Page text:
Saturday, July 1, 2023

It's getting hairy

Bob Seger could've sung the phonebook and "Down Home" would've still grooved

I've lately been obsessing over the Bob Seger System's "Down Home" from Ramblin' Gamblin' Man, released in 1969. Notable chiefly for the sublime strut of the title track and for "2 + 2 = ?," one of the most powerful Vietnam protest songs of the era, Ramblin' Gamblin' Man, Seger's first for Capitol, is an uneven album. On the rocking stuff, his band—Dan Honaker on bass and vocals and Pep Perrine on drums and vocals—is white hot, no more so than on "Down Home," a riff, a grunt of a song powered by a bare-bones arrangement and a propulsive performance. Essentially a blues tune, it's made graphic by angry stop-starts and a characteristically fierce, howling vocal from Seger, whose slides into and out of his screech still startles me.

"Down Home"'s a story song, but the story's muddled. In a proto-Springsteen vein, Seger spins yarn but it's full of holes, though the narrative absences are intriguing. There are a lot of characters for a two and a half-minute song: Chicago Green, a naive girl "famous for her childlike mind," her Aunt Mary, her troublemaker boyfriend Little Willy (so-named four years before the Sweet hit), and her cousin Eddie, "who's unsteady on the levee." Willy's an asshole; he likes "kicking trippy hippies in the head with his hobnail shoe," while Eddie's a two-bit criminal who's "pitching for pennies, rockin' for bennies." He lands in jail. Well, Chicago bails out Eddie, "which tripped out Willy"—he starts shouting and raising hell—so Chicago and Eddie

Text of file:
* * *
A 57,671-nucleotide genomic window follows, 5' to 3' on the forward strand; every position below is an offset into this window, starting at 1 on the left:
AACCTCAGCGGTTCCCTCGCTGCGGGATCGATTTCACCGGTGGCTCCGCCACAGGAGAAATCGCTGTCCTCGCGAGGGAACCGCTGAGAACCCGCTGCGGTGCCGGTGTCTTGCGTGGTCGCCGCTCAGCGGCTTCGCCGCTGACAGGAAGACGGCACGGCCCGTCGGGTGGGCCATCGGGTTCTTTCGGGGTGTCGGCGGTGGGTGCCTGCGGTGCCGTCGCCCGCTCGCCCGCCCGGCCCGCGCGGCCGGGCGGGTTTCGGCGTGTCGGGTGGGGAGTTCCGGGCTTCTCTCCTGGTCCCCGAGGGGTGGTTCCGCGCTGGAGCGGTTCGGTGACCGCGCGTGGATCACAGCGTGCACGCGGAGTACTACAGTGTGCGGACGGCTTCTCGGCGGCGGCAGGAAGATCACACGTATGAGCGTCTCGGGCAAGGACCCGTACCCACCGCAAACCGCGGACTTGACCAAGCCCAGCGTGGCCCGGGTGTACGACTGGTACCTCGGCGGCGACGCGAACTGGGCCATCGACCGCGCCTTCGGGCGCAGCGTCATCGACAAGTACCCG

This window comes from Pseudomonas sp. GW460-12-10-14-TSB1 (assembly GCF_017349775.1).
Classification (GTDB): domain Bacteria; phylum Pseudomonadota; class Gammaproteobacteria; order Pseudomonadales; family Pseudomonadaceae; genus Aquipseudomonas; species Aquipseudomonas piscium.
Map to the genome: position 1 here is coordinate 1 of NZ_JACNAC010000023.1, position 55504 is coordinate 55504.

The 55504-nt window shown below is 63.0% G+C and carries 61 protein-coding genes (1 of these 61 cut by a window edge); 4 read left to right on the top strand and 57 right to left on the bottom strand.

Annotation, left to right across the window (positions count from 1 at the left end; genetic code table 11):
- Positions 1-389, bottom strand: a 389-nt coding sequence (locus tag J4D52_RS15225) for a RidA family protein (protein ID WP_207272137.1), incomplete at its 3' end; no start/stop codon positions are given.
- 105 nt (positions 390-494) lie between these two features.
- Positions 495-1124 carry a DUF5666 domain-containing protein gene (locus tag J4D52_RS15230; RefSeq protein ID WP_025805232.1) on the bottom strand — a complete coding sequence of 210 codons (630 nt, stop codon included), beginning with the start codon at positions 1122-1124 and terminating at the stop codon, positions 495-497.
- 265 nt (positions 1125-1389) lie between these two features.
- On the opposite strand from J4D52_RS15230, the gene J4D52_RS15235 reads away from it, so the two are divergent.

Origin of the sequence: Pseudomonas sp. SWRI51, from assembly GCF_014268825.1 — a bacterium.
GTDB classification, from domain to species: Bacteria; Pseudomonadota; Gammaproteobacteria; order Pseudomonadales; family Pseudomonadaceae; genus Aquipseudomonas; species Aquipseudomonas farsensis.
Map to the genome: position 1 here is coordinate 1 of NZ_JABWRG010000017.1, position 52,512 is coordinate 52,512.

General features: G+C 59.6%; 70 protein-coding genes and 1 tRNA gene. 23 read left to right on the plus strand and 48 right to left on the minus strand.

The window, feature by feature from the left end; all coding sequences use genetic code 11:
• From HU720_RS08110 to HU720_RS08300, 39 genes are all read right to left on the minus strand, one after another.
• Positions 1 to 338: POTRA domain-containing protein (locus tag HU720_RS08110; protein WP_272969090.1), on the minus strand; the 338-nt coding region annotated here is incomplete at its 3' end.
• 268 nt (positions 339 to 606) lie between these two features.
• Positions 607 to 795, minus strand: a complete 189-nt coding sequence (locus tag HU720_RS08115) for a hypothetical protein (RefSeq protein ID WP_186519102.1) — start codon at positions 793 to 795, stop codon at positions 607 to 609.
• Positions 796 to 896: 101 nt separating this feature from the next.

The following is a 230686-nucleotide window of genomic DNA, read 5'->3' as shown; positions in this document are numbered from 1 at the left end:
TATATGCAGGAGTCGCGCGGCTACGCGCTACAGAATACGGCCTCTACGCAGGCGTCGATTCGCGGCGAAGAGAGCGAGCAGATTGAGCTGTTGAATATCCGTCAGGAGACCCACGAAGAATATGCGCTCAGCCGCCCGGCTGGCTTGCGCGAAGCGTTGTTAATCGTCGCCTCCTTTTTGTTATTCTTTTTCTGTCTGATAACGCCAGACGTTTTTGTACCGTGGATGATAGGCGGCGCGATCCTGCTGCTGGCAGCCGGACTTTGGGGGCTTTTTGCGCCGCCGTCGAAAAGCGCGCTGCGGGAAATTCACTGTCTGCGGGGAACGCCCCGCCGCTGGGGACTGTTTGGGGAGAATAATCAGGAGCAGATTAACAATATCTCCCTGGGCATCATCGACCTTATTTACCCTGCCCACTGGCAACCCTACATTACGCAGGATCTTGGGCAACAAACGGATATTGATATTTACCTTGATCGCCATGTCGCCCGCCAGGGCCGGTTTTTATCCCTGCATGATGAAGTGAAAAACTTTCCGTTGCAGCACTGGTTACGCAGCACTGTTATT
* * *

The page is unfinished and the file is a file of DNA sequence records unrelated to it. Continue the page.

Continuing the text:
wandered off somewhere
They couldn't find their way home
Any road home
Oh, and there's also the singer, who's somehow involved in all of this, and, according to the Genius lyric site anyway, a guy named "Jason" who's in love with Chicago, according to Aunt Mary. Got all that? The impression trying to piece together the story is of falling asleep while watching a late-60s biker/road/noir flick; upon waking you remember some characters and some names, but blinking at the screen at 3 a.m. you realize that a lot of what they did and why they did it is lost. Gotta watch again.

None of this matters a lick. The song is so raw and so rawly played—fellow Detroit-area native Michael Erlewine, who later founded AllMusic, plays a dirty harmonica—that they words are incidental, a half-recollected dream that the music inspired. Seger's guitar riff is so sinuously nasty it gives the impression of a downed power line shooting off sparks while folks run for cover. Honaker's bass is alert and funky, in syncopation with the riff, all of it tied firmly to the dirt at the musicians' feet by Perrine's stunningly forceful drumming, his snare in particular the sound of jail doors slamming shut (particularly on the vinyl version). When someone in the studio finds a shaker just in time for the last verse, the song leaps into a higher, even more dangerous gear. My pulse quickens, that's for sure.

Meanwhile, Seger howls and growls the story, crooning in the early verses to set the scene, such as it is. He and co-producer Punch Andrews play some tricks with the production, panning his vocal across the stereo spectrum on certain lines in a lame attempt at mood or emphasis, or maybe a trippy evocation simulating where Willy and Eddie's heads are at—either way it gently dates the song. Yet that and the muddled story are muscled out of the way, and out of mattering, by the tune itself, so rocking, so grooving that Seger could've sung the Wayne County phonebook and the song still would've moved. In the event, it's fun to try and fill in the blanks and spaces of the storylines, wondering on how each character is best served by a stomping, bad ass blues like this. Sadly, there's no live footage I could find of the System playing the song live during their brief career.

It goes without saying: play loud.

Photo of Bob Seger System circa 1969 via Psychedelicized

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